Ed. Note: Every morning this week, PoP will feature photography from students involved in Critical Exposure, leading up to their opening reception on Thursday (see below). Thanks to Critical Exposure for sharing the photos and info.
Critical Exposure is a DC based nonprofit that teaches youth how to use the power of photography and their own voices to become effective advocates for school reform and social change. Through partnerships with youth programs and advocacy organizations, we seek to create a connection between art and advocacy using a three-pronged approach that focuses on youth empowerment, public engagement and policy change. Over the past 5 years, Critical Exposure has worked with more than 800 students in DC, Austin, Albuquerque, Baltimore, New Orleans, and Pennsylvania.
Critical Exposure’s current youth photography exhibit, “5 Years, 5000 Images,” celebrates our first half-decade of work, and features more than 100 photographs from our students. The exhibit reception is on Thursday, April 22nd from 6-8:30pm at the Edison Place Gallery (702 8th St. NW), and will be on display through the 30th. More information about the event can be found here. If you have any questions, please contact us at [email protected].
THE HOLE THAT GREW
Robert (11th Grade), Youth Education Alliance, Washington, DC
“When this chipped area in the wall first started it was not bigger than a cat eye. And now, due to no one fixing the wall when it first started, it has grown.”
*This photograph was taken during our inaugural DC project, which focused on increasing funding for modernizing school facilities. In February 2006, students used their photographs to help convince the City Council to approve the School Modernization Bill, which now provides $200 million per year in new funding for school repairs and modernization.
A VISION SO CLEAR WITH A SOUND SO FAINT
Byron (12th Grade), Spingarn STAY Senior High School, Washington, DC
“I put a photo of my brother on the keys of an open piano, and I took the picture. To me it represents what my brother stood for. My brother graduated, so it says “Graduation Picture 2006,” and it also captures the music side of him that is also in me. I feel like this piano in the background in the photo, along with the photograph, really represented my brother in a way that words can’t. I took this photo while I was at school in the auditorium. He graduated from Spingarn STAY, the same program I’m in. He graduated in 2006 before he got killed.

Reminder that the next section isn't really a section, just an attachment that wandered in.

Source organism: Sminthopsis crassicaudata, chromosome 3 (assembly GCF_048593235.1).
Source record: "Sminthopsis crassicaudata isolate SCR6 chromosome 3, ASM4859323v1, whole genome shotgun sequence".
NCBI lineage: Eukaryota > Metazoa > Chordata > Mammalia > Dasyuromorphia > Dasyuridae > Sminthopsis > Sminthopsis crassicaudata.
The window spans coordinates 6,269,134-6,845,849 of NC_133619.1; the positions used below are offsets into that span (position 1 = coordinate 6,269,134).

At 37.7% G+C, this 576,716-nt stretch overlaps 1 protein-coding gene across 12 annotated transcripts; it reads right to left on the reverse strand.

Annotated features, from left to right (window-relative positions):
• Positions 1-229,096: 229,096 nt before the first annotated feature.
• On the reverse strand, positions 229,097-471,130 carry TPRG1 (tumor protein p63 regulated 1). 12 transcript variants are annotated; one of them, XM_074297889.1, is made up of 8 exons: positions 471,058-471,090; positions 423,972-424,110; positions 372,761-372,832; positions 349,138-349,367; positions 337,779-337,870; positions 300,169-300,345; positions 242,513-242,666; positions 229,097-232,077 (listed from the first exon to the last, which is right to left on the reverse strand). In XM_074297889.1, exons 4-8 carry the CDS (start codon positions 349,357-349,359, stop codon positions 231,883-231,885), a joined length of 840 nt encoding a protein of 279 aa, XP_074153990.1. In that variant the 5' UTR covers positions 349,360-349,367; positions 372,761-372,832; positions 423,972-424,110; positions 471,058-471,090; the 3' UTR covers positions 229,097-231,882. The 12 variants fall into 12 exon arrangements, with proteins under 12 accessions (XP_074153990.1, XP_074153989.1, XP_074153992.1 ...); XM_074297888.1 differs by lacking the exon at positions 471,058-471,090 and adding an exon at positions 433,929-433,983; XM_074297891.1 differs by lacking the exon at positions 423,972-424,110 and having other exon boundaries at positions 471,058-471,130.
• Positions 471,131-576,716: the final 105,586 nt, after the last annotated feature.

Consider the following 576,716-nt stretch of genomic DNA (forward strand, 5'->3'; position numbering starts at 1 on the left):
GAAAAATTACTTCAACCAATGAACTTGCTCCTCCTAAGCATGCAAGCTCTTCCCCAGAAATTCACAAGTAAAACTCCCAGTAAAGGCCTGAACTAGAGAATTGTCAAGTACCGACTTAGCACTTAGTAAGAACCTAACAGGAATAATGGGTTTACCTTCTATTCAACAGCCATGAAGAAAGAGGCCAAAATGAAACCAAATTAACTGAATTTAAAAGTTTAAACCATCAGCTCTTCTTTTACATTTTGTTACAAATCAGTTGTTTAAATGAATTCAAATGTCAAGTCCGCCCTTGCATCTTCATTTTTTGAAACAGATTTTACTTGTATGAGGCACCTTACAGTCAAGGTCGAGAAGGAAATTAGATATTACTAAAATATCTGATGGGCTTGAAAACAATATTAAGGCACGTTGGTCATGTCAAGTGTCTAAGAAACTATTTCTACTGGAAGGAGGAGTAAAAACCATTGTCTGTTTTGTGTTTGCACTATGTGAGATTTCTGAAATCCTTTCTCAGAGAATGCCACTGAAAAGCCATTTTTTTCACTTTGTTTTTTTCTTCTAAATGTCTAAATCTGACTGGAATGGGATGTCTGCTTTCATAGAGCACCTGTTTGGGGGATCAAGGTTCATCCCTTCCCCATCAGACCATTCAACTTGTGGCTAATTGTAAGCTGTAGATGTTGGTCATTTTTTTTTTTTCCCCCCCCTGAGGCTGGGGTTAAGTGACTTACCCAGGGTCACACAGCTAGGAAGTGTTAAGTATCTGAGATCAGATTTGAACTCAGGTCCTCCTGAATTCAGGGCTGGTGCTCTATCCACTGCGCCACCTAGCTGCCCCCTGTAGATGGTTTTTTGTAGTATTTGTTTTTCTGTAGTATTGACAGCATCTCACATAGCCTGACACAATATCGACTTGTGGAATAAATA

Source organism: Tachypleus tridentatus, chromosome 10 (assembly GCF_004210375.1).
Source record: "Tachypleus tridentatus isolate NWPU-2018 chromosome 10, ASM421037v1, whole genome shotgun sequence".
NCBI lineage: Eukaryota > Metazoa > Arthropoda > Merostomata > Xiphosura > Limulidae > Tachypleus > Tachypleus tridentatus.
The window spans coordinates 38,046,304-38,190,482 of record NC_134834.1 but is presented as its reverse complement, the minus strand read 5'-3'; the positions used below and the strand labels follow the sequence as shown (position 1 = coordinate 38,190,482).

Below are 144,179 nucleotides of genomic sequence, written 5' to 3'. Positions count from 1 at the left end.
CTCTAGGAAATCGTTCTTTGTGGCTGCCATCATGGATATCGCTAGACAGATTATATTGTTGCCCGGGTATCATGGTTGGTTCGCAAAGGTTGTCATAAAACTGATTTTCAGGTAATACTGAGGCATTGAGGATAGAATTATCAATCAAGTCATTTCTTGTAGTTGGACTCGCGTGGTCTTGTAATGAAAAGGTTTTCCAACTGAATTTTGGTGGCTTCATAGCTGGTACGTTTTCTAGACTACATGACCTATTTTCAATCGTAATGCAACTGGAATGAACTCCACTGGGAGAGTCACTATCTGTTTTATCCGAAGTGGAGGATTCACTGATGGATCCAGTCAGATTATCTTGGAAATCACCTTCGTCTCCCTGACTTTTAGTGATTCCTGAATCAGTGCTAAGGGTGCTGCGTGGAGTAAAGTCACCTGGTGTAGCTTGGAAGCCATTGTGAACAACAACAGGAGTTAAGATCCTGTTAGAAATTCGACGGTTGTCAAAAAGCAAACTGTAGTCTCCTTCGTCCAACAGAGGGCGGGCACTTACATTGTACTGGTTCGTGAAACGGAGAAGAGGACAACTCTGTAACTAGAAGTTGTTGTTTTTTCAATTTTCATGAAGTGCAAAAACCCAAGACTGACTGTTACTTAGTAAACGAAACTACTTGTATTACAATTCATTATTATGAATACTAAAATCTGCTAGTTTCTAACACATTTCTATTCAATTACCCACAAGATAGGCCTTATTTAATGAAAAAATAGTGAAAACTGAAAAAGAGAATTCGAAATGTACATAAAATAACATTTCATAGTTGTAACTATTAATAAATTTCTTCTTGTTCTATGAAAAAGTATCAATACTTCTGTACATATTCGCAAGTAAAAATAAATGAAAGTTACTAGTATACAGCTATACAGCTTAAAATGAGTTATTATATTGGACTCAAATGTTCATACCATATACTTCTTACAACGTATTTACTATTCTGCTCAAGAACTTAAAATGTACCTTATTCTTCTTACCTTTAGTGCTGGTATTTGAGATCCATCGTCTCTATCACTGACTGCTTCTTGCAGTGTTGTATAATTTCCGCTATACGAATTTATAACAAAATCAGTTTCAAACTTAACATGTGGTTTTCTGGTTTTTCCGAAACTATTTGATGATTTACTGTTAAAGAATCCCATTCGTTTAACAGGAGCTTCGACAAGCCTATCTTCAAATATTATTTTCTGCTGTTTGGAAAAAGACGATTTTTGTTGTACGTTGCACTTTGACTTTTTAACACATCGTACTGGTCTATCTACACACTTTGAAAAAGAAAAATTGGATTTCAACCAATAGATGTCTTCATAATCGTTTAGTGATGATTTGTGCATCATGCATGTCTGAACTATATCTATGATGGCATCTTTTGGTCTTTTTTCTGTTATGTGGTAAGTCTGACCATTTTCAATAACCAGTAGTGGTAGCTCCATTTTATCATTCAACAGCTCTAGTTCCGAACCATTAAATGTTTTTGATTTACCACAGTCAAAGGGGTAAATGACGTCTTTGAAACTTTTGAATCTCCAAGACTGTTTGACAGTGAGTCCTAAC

I’m going back to school because of my brother, actually. He got shot and before he got shot he graduated from high school. I made a promise to him that I was going to graduate from high school so I enrolled in the same program as him in 2006. But, later on that year, while I was in school, he got killed. So I dropped out of school, I lost my focus, I couldn’t really concentrate. And now, the 2008-2009 school year, I’m just getting back in here because I know he wanted me to finish school, and I made him a promise that I would finish school and walk across that same stage that he walked across. And I’m going to make sure that I fulfill my promise–my word is my bond.”
*Since 2008, Critical Exposure’s programs have focused on documenting the causes, consequences and solutions to the dropout crisis in DC schools. We have worked with students in different schools around the city, including Spingarn STAY Senior High School, a night school for students who are returning to school to complete their high school diplomas. Byron graduated from school in June 2009.